MG Is More Than Just General Fatigue
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JOHN WHYTEWelcome, everyone. I'm Dr. John Whyte, the Chief Medical Officer at WebMD. Today, I want to discuss myasthenia gravis. It's a rare autoimmune neuromuscular disease that causes weakness and fatigue of voluntary muscles.
Essentially, antibodies cause a breakdown in communication between your nerves and your skeletal muscles. And it's usually around the eyes, mouth, the throat, and our arms and legs. There is no known cure, but there are effective therapies. The key is to recognize the signs and symptoms and get the right diagnosis early on.
Helping me to break it down are two experts, Dr. Pushpa Narayanaswami. She's the Associate Professor of Neurology at Harvard Medical School, Beth Israel Deaconess Medical Center. And Dr. Donald Sanders, he is Professor of Neurology at Duke University School of Medicine. Doctors, thanks for joining me.
Dr. Pushpa, let's start with you. Remind our viewers, what are we talking about when we mention and discuss myasthenia gravis?
PUSHPA NARAYANASWAMIThe name is actually quite self-descriptive. "Myas" is muscle, "myo." "Asthenia" as weakness. So it's a mixture of Greek and Latin actually, which is an interesting piece of history that I like to know. And "gravis" means serious, so it's serious muscle weakness. That's the literal definition or literal meaning of the term myasthenia gravis.
So people with myasthenia gravis present obviously with muscle weakness, but the characteristic of this muscle weakness is its variability, its fluctuation, that we use the term fluctuation. And what does that mean? It means that many patients will be fine when they wake up in the morning. They don't have any symptoms. Or when they wake up after a nap in the daytime, they're fine. But then they go about their day, and they develop symptoms. And the symptoms they develop are often in the muscles that they use the most.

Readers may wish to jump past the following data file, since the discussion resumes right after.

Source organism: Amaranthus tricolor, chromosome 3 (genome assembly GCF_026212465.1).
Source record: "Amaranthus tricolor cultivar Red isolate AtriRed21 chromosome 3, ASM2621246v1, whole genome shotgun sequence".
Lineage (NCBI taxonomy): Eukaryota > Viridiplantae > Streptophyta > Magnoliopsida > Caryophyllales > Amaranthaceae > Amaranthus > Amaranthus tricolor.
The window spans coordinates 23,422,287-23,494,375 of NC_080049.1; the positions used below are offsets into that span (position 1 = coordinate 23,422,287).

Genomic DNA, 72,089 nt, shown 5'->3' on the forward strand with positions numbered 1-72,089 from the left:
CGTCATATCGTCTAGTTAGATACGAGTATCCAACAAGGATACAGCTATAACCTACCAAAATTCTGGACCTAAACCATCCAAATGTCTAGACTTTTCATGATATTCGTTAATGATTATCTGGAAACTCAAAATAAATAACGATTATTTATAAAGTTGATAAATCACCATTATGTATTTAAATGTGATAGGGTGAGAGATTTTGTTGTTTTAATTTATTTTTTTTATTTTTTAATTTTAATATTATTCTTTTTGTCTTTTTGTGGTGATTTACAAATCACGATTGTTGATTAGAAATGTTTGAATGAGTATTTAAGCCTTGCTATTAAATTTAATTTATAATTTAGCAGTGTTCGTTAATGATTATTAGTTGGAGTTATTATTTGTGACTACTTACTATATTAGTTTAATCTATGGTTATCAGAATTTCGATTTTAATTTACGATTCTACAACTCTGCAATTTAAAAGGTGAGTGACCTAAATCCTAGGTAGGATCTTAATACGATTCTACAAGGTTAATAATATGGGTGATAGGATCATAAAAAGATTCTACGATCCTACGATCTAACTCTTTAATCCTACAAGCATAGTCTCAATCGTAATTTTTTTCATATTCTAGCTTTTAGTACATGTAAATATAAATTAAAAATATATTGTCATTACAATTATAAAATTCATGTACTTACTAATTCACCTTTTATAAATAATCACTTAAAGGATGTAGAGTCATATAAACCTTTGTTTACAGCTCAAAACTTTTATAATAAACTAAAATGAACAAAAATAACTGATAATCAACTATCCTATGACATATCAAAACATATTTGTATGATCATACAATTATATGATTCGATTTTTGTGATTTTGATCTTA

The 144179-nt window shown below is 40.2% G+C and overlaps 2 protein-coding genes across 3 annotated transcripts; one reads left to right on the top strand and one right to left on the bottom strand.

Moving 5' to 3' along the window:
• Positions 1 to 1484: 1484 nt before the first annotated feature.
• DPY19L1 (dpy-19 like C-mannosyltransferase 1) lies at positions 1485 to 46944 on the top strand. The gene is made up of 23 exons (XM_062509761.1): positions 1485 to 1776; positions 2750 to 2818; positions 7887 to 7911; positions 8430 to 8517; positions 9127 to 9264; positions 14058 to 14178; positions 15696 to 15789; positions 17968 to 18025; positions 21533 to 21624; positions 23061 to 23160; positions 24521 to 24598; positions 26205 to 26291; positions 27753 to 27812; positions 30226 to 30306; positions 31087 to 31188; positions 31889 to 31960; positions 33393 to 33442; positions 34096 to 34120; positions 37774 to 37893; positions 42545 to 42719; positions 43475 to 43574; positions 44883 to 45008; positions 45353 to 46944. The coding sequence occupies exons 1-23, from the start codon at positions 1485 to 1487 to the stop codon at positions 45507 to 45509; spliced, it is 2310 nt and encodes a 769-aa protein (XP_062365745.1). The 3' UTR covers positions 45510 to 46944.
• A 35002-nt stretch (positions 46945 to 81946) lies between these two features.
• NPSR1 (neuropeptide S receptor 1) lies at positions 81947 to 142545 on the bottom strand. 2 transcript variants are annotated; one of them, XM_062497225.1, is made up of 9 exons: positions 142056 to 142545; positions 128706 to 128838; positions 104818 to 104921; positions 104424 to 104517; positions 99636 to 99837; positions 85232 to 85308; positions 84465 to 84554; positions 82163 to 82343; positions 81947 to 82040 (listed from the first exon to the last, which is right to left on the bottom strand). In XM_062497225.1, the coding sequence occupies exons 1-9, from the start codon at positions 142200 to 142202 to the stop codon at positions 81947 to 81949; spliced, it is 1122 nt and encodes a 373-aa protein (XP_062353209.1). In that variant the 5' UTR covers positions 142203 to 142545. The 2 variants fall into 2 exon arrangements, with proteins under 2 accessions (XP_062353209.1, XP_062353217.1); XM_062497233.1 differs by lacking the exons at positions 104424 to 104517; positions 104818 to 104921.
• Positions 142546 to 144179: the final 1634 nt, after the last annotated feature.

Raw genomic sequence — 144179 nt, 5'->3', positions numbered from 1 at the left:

So they use the muscles, so they're driving, they develop droopy eyes, they develop double vision. Once they stop driving and close the eyes for a few minutes, they feel better, the symptoms go away. So it's use-related weakness of the muscles, also called fatigability. So there's a fluctuation during the day, which means it gets worse as the day goes.
JOHN WHYTEWhat's the latest in our thinking of the epidemiology of myasthenia?
DONALD SANDERSWell, it can affect any one at any age. But the predominant age of onset in women is early, in their 20s and 30s. Whereas, in men, the most common age onset is in later years, after age 50 or 60.
JOHN WHYTEDr. Pushpa, a lot of people are listening and thinking, I get tired, I get fatigue. Sometimes, I have some vision problems late at night. When do they start to think, hey, I need to go to the doctor and talk about my symptoms? And what's the doctor going to do in terms of testing?
PUSHPA NARAYANASWAMIYeah. That's a really important question. And what you're getting at, John, is sort of the difference between fatigue and fatigability. And you have to sort of bear in mind that patients with myasthenia gravis can get tired, too. They can get fatigued. But what we're talking about is this fatigability which is, as I mentioned earlier, use-related weakness of a muscle.
So it's not that generalized feeling of tiredness, where I feel weak overall. I can't get myself out of bed. I just cannot bring myself to go to work. Or I need to come back from work and just lay on the couch. That's usually not the symptom that we worry about in myasthenia because that's a general sense of fatigue.
And there are multiple reasons for that kind of fatigue. What we worry about are patients who say, you know, I'm doing my hair--
PUSHPA NARAYANASWAMIRight. Brushing my hair, that's what I would always remember from exams.